Changing employment in Russia for the better
RT: How serious a problem is unemployment in Russia?
FK: “The problem is serious for any country, at any given day or age. But I do think there’s a lot of resurgenceas it was previously reported – that’s on the one hand. On the other hand, Russia is a unique situation, where basically someone wishes to find job. And there’s plenty of jobs available.”
RT: From your point of view, what measures are needed to significantly reduce the unemployment rate in Russia?
FK: “I do think that the drive to reduce unemployment rate has to be done, or had to take place yesterday, for tomorrow. And so it begins with education, it begins with all kinds of systems, it begins with a proper legal base, so that the employers are able to employ without having to maintain a huge amount of risk.”
RT: According to some analysts Russia is known as the costliest human resource market in the world. Why is that the case?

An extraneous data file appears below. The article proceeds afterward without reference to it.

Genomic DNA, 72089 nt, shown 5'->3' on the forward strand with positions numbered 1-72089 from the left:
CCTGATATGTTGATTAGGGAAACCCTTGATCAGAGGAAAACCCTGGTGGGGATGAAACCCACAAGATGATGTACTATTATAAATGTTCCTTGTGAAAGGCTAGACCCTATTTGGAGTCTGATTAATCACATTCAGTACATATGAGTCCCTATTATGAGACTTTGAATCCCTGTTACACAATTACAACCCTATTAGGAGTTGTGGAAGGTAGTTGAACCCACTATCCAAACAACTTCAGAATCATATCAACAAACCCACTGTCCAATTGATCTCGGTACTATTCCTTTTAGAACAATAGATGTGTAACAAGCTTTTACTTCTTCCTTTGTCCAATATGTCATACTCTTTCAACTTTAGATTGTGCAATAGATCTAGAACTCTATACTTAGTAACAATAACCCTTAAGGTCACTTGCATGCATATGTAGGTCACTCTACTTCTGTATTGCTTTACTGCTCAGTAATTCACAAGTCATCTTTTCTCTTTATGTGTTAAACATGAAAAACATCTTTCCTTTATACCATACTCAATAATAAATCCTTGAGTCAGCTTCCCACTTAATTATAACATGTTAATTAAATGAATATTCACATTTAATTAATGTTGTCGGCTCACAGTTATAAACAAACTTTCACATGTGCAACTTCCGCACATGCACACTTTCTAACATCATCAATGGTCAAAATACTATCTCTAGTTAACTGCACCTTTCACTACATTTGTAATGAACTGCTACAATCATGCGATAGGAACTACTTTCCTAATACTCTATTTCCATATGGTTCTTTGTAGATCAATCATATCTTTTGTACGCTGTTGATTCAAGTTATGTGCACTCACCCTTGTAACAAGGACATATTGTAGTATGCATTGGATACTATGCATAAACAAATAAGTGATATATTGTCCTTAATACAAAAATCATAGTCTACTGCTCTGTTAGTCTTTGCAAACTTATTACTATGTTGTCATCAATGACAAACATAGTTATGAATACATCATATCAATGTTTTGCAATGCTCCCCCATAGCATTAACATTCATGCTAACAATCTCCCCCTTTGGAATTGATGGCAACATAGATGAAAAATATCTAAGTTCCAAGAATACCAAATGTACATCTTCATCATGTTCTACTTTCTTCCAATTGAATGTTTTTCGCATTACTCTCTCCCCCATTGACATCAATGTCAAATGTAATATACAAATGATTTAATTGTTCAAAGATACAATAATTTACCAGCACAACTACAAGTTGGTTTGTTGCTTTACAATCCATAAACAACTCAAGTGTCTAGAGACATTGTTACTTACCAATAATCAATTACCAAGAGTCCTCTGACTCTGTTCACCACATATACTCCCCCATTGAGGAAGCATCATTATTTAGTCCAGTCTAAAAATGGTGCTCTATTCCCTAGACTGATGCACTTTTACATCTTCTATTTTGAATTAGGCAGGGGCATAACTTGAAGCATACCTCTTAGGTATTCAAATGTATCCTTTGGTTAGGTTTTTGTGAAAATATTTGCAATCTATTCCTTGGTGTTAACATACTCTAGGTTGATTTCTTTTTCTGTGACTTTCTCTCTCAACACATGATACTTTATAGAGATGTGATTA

FK: “Well one of the biggest issues is that Russia has become, has been for some time, a quickly emerging economy. And the quick pace that it was emerging was eating up talent, whether it is talent or not. We need to understand fully is that we are seeing a change, from capitalism to talentism, and talent is what will drive the economies forward. And that is why the identification of the talent, and the proper grooming of talent is extremely important.”
RT: And ageing populations, this is definitely a burning issue across Europe and in the US. But is Russia facing the same problems?
FK: “I do think so. The demographic shift in Russia is extreme, and the population is ageing and the pressure on the government from the pension funds and so forth is going to be huge. And so how do you bring the talent, however old it is – I mean people do have experience – how do you bring it back into the workforce? How do you make them want to work, not need to work – there is a big difference in that – and those issues, if they are not burning now, they will be burning in the near future.”